Tiffany Jenkins is an author, academic, broadcaster and columnist who for four years wrote a weekly column on social and cultural issues in the Scotsman. Her writing credits include BBC Culture, Apollo, the Independent, the Art Newspaper, the Guardian and Spectator. She was the presenter of the Radio 4 programme ‘Beauty and the Brain’, which explored what brain science can tell us about art. In 2016 she will present for Radio 4: a narrative history of secrecy.
She is the author of the critically acclaimed Keeping Their Marbles: How Treasures of the Past Ended Up in Museums and Why They Should Stay There published by Oxford University Press in 2016, which she talks about here. She is also author of Contesting Human Remains in Museum Collections: The Crisis of Cultural Authority.
Her academic research explores conflicts over the value of the arts, the uses of the past, and how culture is given causal properties to ‘do stuff’: like raise self-esteem, regenerate community and contribute to the economy, even nation building, at the same time as western society is less and less clear on what culture is. She has been researching the value of the arts and advising on cultural policy with scholars and practitioners at University of Oslo, the Norwegian Theatres and Orchestras, and the National Touring Network for Performing Arts. As part of this, she contributed a comparative study of cultural education in England and Norway. Her research also examines the symbolic meanings and strategic use of human remains, and how the body becomes a locale for so many cultural, political, and ethical debates.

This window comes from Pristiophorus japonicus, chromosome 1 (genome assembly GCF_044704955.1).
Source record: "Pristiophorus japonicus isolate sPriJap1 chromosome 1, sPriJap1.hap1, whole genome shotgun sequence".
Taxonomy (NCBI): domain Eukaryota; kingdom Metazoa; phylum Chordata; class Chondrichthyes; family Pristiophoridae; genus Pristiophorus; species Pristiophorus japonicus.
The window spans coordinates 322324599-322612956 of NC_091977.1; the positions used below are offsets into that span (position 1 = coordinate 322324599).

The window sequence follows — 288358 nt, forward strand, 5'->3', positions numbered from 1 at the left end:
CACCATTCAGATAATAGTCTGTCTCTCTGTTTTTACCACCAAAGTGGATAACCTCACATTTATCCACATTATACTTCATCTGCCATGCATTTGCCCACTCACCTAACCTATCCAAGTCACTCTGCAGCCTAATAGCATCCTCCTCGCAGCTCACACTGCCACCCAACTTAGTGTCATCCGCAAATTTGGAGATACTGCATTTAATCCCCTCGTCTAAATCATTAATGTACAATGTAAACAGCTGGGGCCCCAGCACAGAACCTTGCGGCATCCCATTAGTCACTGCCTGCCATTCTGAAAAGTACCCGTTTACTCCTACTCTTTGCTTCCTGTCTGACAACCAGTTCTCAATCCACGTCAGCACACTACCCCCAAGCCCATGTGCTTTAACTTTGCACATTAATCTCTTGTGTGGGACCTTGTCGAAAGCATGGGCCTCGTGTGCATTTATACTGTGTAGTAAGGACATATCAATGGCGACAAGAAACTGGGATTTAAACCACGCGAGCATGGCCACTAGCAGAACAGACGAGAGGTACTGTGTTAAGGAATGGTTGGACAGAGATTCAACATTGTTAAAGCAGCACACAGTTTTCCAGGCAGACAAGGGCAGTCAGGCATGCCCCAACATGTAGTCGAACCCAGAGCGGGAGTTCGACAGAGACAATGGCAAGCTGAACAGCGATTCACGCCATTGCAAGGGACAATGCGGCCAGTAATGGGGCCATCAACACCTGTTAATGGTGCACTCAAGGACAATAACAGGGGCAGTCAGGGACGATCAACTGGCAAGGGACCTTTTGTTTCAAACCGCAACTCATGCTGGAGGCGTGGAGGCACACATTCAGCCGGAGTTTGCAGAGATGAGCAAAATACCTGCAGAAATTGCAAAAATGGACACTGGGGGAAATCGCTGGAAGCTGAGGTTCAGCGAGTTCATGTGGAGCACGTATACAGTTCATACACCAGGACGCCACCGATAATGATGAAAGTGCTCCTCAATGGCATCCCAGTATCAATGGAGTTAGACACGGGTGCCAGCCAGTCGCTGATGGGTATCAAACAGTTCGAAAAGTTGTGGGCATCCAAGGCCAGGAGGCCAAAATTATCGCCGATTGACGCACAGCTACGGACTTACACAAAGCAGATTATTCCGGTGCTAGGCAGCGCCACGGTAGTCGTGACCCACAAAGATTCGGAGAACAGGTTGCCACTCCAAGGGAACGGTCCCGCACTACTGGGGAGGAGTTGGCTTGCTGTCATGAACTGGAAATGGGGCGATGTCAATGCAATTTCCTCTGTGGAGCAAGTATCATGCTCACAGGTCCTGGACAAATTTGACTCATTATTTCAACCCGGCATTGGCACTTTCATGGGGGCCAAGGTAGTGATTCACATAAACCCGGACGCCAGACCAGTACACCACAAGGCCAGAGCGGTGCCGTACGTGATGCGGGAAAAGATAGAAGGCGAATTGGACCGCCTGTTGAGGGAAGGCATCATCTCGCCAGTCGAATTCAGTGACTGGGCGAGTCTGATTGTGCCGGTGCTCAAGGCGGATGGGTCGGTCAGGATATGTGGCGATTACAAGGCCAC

She was previously the director of the Arts and Society Programme at the Institute of Ideas and has been a visiting fellow at the London School of Economics, Department of Law. Her first degree is in art history, her PhD in sociology. She divides her time between London and Edinburgh.